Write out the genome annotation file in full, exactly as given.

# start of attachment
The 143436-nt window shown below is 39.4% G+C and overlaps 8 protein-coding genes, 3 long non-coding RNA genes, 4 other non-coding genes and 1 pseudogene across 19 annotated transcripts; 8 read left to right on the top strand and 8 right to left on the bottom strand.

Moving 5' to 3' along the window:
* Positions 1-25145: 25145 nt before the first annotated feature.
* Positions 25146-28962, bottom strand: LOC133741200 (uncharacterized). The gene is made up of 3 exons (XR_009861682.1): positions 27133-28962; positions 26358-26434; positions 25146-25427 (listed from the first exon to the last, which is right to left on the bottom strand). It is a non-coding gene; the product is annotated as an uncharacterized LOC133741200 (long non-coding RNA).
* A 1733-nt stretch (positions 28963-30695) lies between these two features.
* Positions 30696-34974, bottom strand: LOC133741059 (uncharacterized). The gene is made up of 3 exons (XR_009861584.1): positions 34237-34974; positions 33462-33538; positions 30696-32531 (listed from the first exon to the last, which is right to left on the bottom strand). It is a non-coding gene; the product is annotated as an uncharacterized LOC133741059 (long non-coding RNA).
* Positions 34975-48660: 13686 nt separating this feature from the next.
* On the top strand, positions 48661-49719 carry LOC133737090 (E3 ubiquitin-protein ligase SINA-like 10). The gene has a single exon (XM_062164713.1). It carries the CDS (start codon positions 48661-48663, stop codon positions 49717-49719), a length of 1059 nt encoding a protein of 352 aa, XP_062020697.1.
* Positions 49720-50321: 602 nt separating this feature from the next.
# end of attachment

The 143436-nt window shown below is 39.4% G+C and overlaps 8 protein-coding genes, 3 long non-coding RNA genes, 4 other non-coding genes and 1 pseudogene across 19 annotated transcripts; 8 read left to right on the top strand and 8 right to left on the bottom strand.

Moving 5' to 3' along the window:
* Positions 1-25145: 25145 nt before the first annotated feature.
* Positions 25146-28962, bottom strand: LOC133741200 (uncharacterized). The gene is made up of 3 exons (XR_009861682.1): positions 27133-28962; positions 26358-26434; positions 25146-25427 (listed from the first exon to the last, which is right to left on the bottom strand). It is a non-coding gene; the product is annotated as an uncharacterized LOC133741200 (long non-coding RNA).
* A 1733-nt stretch (positions 28963-30695) lies between these two features.
* Positions 30696-34974, bottom strand: LOC133741059 (uncharacterized). The gene is made up of 3 exons (XR_009861584.1): positions 34237-34974; positions 33462-33538; positions 30696-32531 (listed from the first exon to the last, which is right to left on the bottom strand). It is a non-coding gene; the product is annotated as an uncharacterized LOC133741059 (long non-coding RNA).
* Positions 34975-48660: 13686 nt separating this feature from the next.
* On the top strand, positions 48661-49719 carry LOC133737090 (E3 ubiquitin-protein ligase SINA-like 10). The gene has a single exon (XM_062164713.1). It carries the CDS (start codon positions 48661-48663, stop codon positions 49717-49719), a length of 1059 nt encoding a protein of 352 aa, XP_062020697.1.
* Positions 49720-50321: 602 nt separating this feature from the next.